Fortunately, Chicago has lots of relatively low-hanging fruit to harvest in this department. In the grand scheme of things, building a connected, protected bicycle network and installing dedicated bus lanes with transit signal priority wouldn’t be especially difficult or expensive.
We Will’s supporting data shows the extreme discrepancy in walkability between North and South side neighborhoods. It also crows a bit about the addition of bike lanes over the last 10 years, though it should be noted the very modest growth of “low stress bikeways” (protected lanes on main streets and traffic-calmed routes on side streets) versus “other bikeways,” most of which are marked with paint, which provides no real protection or separation between bikes and cars.
The third goal is to reduce the negative impacts of road, rail, and waterway freight traffic – pollution, noise, dangerous traffic conditions – where it is most severe, in primarily Black and Latinx neighborhoods on the South and Southwest sides. Chicagoans who live close to to industrial corridors along the river and near the city limits live with much higher levels of air pollution and suffer worse health outcomes than residents who don’t. This goal also has objectives to make roads safer for pedestrians, bike riders, and transit users, and mitigate health and environmental damage caused by heavy truck traffic, all while maintaining the city’s status as a transportation and shipping hub.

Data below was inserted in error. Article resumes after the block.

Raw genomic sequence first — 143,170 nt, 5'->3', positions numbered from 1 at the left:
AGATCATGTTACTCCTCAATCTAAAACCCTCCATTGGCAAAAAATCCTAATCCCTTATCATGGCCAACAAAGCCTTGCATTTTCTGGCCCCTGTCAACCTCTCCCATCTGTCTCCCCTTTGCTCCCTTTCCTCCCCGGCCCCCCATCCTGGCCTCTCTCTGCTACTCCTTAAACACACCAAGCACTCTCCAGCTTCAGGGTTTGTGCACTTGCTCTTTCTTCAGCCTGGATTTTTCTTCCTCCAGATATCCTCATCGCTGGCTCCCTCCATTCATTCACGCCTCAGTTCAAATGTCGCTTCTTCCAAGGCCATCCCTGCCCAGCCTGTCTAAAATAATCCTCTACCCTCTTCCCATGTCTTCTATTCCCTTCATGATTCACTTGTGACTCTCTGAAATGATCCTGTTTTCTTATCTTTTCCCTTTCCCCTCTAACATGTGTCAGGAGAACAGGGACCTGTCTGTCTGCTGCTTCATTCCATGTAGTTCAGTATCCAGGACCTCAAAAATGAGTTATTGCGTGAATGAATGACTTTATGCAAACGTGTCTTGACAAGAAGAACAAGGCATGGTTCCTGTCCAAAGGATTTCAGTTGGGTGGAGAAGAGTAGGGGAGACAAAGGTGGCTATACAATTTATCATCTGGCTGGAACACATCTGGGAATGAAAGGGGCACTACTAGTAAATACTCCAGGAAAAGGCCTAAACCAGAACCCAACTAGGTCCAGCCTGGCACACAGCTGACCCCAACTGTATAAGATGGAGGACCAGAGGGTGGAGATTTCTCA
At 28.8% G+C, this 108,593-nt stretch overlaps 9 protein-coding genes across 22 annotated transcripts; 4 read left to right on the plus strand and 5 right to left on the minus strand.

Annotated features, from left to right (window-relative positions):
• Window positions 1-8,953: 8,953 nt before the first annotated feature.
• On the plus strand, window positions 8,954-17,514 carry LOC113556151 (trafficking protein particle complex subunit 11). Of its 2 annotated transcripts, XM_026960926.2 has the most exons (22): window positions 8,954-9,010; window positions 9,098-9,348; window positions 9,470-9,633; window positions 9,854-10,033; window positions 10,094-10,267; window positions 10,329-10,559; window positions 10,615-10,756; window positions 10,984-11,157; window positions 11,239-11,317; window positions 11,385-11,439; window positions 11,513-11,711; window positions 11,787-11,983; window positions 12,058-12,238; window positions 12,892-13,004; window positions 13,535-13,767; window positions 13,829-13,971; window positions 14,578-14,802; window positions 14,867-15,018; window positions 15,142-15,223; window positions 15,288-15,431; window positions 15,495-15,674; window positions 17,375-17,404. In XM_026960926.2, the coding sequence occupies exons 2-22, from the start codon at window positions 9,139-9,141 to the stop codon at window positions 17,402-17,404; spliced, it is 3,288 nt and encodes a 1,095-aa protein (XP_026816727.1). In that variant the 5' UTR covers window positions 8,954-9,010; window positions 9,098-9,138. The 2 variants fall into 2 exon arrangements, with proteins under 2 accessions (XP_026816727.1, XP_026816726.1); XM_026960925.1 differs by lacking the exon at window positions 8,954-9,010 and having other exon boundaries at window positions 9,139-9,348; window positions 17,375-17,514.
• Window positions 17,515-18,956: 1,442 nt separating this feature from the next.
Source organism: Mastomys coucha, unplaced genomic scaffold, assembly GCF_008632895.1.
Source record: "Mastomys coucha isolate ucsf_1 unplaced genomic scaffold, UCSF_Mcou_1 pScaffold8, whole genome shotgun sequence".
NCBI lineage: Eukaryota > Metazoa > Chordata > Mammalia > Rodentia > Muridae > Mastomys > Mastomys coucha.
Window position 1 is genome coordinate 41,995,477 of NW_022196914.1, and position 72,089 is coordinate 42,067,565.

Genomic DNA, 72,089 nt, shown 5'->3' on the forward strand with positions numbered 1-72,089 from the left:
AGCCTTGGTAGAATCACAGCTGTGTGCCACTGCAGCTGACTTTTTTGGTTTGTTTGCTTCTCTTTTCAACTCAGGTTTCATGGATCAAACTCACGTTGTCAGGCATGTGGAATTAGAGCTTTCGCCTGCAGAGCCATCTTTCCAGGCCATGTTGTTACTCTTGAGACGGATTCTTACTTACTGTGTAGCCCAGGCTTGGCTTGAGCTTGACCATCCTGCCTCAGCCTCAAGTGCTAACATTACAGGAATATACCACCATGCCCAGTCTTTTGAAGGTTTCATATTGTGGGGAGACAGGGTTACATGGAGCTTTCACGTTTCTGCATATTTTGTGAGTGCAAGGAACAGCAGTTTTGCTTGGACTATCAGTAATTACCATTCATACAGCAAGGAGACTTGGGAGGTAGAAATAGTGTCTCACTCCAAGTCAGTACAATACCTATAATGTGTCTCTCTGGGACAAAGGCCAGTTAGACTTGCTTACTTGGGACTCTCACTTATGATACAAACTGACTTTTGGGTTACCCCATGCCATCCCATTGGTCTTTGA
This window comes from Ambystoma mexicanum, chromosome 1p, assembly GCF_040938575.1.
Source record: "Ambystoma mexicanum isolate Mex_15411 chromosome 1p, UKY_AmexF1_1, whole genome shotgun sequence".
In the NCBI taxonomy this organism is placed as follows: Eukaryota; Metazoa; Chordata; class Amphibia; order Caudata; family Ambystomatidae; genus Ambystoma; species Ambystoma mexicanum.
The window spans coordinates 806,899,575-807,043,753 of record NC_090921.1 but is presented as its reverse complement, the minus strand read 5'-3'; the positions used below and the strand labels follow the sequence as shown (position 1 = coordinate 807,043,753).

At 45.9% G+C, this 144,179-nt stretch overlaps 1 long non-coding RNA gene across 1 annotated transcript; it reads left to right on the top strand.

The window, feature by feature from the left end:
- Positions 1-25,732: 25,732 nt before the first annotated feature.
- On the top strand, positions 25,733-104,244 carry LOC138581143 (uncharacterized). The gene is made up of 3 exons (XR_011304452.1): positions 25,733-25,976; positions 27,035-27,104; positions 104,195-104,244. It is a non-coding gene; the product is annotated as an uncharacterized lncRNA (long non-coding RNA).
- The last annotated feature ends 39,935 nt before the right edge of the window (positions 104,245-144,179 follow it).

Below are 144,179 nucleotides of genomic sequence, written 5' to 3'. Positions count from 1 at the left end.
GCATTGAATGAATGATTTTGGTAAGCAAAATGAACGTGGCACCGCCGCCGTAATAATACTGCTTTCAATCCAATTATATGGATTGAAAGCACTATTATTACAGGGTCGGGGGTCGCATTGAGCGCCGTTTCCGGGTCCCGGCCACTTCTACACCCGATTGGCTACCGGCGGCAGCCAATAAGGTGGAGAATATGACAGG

The fourth goal prioritizes investment in communities most harmed by past transportation and infrastructure decisions. This includes “reconnect[ing] communities that have been divided by transportation infrastructure.” Other cities have begun dismantling highways that decimated Black and Brown communities in the middle of the last century. It’s refreshing to see leaders in traffic-clogged Chicago show an interest in highway removal (instead of expansion) in a near-future plan. This goal also calls for supporting network-scale transportation projects advocated for by community members.
The final goal of the transportation pillar is promoting environmental sustainability in transportation projects, including reducing pollution and emissions from transportation – the majority of which is generated by car and truck drivers – and investing in climate resilience projects like water conservation strategies and stormwater management.
An accompanying policy ideas document provides an additional 77 pages of more than 600 proposals to meet the dozens of goals and objectives outlined in the We Will plan. Policy ideas – at least under Transportation and Infrastructure, which is all I’ve read thus far – range from broad (e.g. “support and fund programs and services to increase transit use and lower car use”) to specific (“implement the transportation and infrastructure recommendations included in the Illinois International Port District Master Plan”), modest (more temporary pilot “pop-up” bus lanes) to ambitious (redesigning and/or removing existing highways.) While these ideas are in the most preliminary stages, they put flesh on the conceptual skeleton of the plan and are worth a read to imagine how the plan could take shape.
The city is soliciting feedback via an online survey, also broken out by pillar topic. The survey will be open until the fall, and feedback will be incorporated into policy guidelines that will be presented to the Chicago Plan Commission and City Council for adoption in 2023. You can read the full plan and provide feedback on all pillars on the We Will Chicago website.